Hold That Tax


Social Security does not face an urgent crisis, and its problems do not need to be addressed now by a tax increase.

By Paul Starr
The American Prospect, December 2007

It seems so reasonable, particularly to many Democrats. To solve the long-term shortfall in Social Security, why not tax all earnings instead of just the first $97,500? Wouldn't taxing pay above that level be the economically progressive and fiscally responsible way to solve Social Security's problems?

Prodded by Tim Russert at two Democratic presidential debates this fall, Joe Biden, Barack Obama, and John Edwards agreed that it was indeed the thing to do. None of them challenged Russert's premise that Social Security faces so dire a prognosis that only a big tax increase or cut in benefits can solve the problem.

Let's think carefully about this. Do Social Security's problems need to be addressed now by a tax increase? How many tax increases can the next president expect to get through Congress? And what would be the impact of taxing all earnings on the long-term political viability of Social Security?

Social Security does not face an urgent crisis. It will be solvent through 2041 even under the dismal 1.8 percent economic growth rate assumed by the Social Security actuaries under the most-cited "intermediate" projection for the program. According to that scenario, Social Security will have a deficit equal to 2 percent of payroll (or .7 percent of gross national product) over the full 75-year period that the actuaries attempt to forecast.

These forecasts are not facts in the usual sense of the word. They depend on guesses not just about economic growth but about inflation, birth and death rates, immigration, and many other unknowns -- all the way out to the year 2082. We're not certain what most of these variables will be next year. But a lot of people have become persuaded that the very height of responsibility is to promise to raise taxes next year on the basis of speculative projections of what will happen decades from now.

Let us suppose that we do nothing, the forecasts come true, and Social Security starts to run short in the 2040s. During the following decades, the federal government would have to dedicate 13 percent of its general revenue to pay Social Security benefits. This is not our most pressing worry.

Given the political resistance to any proposals for increasing taxes, a new president will have to consider carefully whether the first priority for new revenue in 2009 ought to be solving the speculative budgetary problems of the 2040s. A new administration might want to do something instead about the 47 million Americans who don't have any health insurance now. Or it might want to make productive investments in education, research, and infrastructure that could help keep the economy growing more than 1.8 percent a year.

And consider this: Eliminating the cap on taxable earnings in Social Security will change the relationship to the program of people making more than $97,500, not all of whom are plutocrats. Social Security remains a good deal for most of them because it provides income in old age that, unlike private pensions, is indexed for inflation. But take off the cap on taxable earnings and more upper-income people may start agitating for privatization.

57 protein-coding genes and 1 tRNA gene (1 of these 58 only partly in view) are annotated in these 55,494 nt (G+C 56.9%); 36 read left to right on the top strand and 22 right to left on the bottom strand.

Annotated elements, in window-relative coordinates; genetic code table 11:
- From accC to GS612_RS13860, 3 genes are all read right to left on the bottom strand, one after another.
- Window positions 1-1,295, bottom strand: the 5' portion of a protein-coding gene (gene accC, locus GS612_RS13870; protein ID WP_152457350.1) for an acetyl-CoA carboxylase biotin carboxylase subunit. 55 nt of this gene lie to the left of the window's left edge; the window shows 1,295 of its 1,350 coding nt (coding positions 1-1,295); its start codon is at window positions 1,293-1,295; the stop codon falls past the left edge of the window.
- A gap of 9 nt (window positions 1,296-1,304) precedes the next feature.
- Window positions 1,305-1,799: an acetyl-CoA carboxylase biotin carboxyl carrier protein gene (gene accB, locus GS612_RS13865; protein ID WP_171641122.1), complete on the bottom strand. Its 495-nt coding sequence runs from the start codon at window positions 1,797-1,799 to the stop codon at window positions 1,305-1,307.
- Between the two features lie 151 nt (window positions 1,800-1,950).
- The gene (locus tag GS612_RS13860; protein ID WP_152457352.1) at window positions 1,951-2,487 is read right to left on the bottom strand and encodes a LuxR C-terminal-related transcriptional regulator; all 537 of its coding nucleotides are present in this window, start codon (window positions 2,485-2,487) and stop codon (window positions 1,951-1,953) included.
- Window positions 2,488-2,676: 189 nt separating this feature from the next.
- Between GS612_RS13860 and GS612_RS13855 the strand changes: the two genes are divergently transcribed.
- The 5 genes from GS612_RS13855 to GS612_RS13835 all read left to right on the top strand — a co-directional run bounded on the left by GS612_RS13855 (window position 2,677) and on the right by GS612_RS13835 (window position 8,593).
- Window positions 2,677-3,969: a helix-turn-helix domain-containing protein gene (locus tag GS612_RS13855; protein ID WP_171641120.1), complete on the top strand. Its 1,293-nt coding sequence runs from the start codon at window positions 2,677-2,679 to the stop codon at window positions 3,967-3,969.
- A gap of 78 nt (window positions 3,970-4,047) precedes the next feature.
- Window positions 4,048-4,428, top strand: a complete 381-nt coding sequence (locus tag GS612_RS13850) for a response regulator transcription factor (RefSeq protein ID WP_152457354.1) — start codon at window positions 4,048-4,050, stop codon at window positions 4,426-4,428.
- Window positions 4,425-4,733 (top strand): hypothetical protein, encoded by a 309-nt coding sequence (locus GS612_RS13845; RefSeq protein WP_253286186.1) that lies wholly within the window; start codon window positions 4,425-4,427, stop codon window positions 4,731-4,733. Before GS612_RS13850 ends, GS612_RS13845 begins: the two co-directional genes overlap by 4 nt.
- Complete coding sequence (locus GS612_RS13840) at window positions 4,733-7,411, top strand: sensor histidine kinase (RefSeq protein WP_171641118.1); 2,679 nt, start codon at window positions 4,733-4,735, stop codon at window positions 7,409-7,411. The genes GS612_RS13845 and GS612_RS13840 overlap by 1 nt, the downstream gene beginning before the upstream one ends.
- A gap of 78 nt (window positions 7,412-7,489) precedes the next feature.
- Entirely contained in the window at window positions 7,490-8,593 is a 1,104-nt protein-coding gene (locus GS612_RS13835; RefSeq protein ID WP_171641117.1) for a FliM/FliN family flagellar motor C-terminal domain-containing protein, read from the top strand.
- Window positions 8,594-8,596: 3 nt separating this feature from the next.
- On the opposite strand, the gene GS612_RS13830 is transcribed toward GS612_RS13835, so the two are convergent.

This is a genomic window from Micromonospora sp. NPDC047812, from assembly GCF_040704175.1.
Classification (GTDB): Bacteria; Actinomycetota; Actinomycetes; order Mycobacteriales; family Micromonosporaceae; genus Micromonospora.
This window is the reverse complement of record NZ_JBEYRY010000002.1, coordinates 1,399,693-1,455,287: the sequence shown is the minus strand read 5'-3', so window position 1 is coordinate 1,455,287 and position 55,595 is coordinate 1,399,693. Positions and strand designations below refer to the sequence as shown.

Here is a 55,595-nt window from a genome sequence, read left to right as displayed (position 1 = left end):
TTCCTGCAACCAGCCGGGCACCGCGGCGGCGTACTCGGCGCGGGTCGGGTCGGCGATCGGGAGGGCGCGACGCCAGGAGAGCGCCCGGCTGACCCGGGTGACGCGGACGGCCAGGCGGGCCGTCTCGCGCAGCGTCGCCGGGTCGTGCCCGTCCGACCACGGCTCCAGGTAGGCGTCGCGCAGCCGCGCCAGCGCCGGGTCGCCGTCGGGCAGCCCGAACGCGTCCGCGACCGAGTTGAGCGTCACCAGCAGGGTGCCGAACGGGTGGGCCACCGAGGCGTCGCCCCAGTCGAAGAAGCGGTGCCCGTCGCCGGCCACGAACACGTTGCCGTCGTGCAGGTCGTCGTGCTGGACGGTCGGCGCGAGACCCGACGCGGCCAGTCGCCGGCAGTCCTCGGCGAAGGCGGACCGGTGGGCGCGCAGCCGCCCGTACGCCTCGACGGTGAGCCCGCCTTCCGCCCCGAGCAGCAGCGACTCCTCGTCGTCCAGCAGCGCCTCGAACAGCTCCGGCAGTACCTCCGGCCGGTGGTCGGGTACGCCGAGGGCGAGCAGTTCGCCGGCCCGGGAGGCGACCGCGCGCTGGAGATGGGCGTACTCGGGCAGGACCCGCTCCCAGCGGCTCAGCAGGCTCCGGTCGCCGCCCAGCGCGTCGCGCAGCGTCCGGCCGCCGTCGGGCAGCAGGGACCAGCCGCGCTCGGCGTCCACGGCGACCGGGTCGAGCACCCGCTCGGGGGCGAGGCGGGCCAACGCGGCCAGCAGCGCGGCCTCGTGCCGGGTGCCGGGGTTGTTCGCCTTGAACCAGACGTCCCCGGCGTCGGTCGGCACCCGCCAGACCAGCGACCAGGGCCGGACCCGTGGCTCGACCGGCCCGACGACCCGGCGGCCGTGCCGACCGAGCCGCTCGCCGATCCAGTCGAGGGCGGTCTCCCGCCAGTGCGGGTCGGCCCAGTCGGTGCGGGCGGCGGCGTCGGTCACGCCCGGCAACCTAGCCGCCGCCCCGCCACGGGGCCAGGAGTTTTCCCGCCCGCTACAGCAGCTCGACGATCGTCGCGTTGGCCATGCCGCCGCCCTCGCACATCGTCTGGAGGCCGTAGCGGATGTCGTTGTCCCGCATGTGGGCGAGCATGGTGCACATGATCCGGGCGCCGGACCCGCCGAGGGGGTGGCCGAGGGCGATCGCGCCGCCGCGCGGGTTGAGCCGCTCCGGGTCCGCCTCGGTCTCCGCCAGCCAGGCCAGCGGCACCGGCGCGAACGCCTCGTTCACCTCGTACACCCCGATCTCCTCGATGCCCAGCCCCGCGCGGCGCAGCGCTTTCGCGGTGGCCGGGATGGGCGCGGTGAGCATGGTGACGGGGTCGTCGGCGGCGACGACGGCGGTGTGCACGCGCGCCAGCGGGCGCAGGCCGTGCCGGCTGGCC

I'm not suggesting there couldn't be some tinkering with the cap, but we already have a method for annually adjusting it. In fact, the cap went up from $94,200 to $97,500 in the past year under a formula established in the 1980s that sets the limit on taxable earnings on the basis of changes in average wages. When the formula was adopted, the aim was to ensure that the payroll tax would apply to 90 percent of total earnings. But because pay has become increasingly concentrated at the top, the share subject to Social Security taxes has fallen to 83 percent.

In other words, one way to solve Social Security's long-term problems is not only to grow the economy faster than 1.8 percent but to adopt policies that ensure more of the growth goes to people who aren't already rich. Even assuming low growth and high inequality, we could close two-thirds of the projected shortfall by earmarking a reduced estate tax for Social Security and investing a portion of the Social Security trust funds in equities rather than U.S. Treasury bonds. If there is any need for increasing the wage base -- and I'm not sure there is -- the proposal should come from a bipartisan commission and have both parties' fingerprints on it.

A new Democratic administration is sure to get into trouble if it starts raising taxes for purposes that show no benefit to the voters. It's not brave for the Democrats to put themselves on record for a payroll tax increase -- it's just plain dumb.

Copyright 2007 by The American Prospect, Inc.
Preferred Citation: Paul Starr, "Hold That Tax," The American Prospect, December 2007. This article may not be resold, reprinted, or redistributed without prior written permission from the author. Direct questions about permissions to permissions@prospect.org.